This architecture suffers from a major drawback: when a coupler card or a cord is withdrawn, the ring opens and ceases to operate until the situation is restored, i.e. until the coupler card or the cord is put back into place. This cannot be tolerated when the maximum network down-time in a network using this type of coupler is required to be less than one second.

The object of the invention is to mitigate this defect by limiting the down-time of the ring to about 100 milliseconds.

SUMMARY OF THE INVENTION

The present invention provides a self-healing system for a ring link interconnecting a plurality of stations, said link including at least one ring and at least one spare ring, and each station including, for each ring, a coupler having an insertion relay, an upstream connector, and a downstream connector, said insertion relay being situated between said upstream and downstream connectors with which it is connected, a cord containing said link and provided at each end with a connector serving to interconnect a downstream connector of one station with an upstream connector of a following station. wherein the system comprises, for each ring, a spare ring that conveys no information in normal operation, each coupler including an upstream self-healing circuit between its upstream connector and its insertion relay, a downstream self-healing circuit between its insertion relay and its downstream connector, and a spare link interconnecting the upstream and downstream self-healing circuits, each cord interconnecting two stations further containing the spare ring and two detection links, each self-healing circuit including a relay and a relay control circuit, said relay having a first moving contact connected to the insertion relay, a second moving contact connected to the spare link, a first fixed contact connected to the ring, second and third fixed contacts which are interconnected, and a fourth fixed contact connected to the spare ring, one of the two detection links in a cord being connected in an upstream self-healing circuit both to a positive potential via a resistor and to the control circuit, and being connected in a downstream self-healing circuit to ground, the other detection link in an upstream self-healing circuit to ground, and in a downstream self-healing circuit both to a positive potential via a resistor and to the control circuit, each first moving contact in each self-healing circuit co-operating, when in the rest position, with the first fixed contact in order to connect the ring to the insertion relay, while the second moving contact co-operates, when in the rest position, with the fourth fixed contact in order to connect the spare ring to the spare link, and the first moving contact in each self-healing circuit co-operating, in the working position, with the second fixed contact, and with the second moving contact co-operating in the working position with the third fixed contact, thereby connecting the insertion relay to the spare link.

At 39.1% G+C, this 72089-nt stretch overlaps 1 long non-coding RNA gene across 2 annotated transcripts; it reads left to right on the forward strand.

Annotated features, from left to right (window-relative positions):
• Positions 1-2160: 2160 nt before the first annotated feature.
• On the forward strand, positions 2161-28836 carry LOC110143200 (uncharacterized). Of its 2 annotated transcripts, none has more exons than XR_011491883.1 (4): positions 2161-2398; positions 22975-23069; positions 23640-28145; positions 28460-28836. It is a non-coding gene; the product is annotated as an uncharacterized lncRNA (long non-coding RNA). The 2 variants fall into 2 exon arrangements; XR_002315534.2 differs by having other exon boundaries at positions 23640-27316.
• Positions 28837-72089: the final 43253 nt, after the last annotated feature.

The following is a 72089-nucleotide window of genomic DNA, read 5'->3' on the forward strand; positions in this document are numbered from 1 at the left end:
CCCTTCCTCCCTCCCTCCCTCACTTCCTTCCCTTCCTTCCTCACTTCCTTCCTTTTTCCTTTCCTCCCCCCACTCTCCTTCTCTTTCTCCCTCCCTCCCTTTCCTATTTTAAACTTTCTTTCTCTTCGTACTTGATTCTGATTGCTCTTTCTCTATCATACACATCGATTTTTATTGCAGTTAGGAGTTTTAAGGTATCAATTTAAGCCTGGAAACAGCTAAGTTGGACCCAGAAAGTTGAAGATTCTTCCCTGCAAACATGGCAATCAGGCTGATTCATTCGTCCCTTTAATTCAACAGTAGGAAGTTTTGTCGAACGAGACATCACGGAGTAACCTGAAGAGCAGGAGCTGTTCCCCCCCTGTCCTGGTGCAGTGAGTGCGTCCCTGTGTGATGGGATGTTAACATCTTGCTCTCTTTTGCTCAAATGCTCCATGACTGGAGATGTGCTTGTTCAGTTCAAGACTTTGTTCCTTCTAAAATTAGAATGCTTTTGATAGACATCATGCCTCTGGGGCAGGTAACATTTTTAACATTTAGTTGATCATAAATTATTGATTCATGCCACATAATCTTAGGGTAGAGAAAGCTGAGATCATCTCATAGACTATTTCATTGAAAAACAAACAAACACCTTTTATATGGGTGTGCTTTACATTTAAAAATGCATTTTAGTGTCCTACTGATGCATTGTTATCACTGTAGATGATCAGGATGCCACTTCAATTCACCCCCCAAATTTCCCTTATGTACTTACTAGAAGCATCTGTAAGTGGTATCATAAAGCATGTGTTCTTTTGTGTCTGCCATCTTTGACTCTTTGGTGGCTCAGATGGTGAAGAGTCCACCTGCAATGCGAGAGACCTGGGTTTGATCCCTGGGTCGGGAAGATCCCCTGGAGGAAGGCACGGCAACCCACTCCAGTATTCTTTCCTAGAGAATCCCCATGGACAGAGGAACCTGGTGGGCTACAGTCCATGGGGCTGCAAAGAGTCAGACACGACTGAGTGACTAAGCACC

The invention is applicable to any network in which stations are interconnected by at least one ring. When stations are interconnected by two rings, the invention provides for two spare rings, with each normal ring being backed up by its own spare ring.

BRIEF DESCRIPTION OF THE DRAWINGS

An embodiment of the invention is described by way of example with reference to the accompanying drawings, in which:

FIG. 1 shows a conventional type of ring network;

FIG. 2 is a block diagram of one of the stations in the network of FIG. 1;

FIG. 3 shows a ring network including the self-healing system of the invention;

FIG. 4 shows a coupler for a FIG. 3 station;

FIG. 5 shows the topology of the FIG. 3 network in the event of a break or of the removal of one of the cords interconnecting two stations;

FIG. 6 shows the topology of the FIG. 3 network when a station coupler is withdrawn; and

FIG. 7 shows a two-ring network.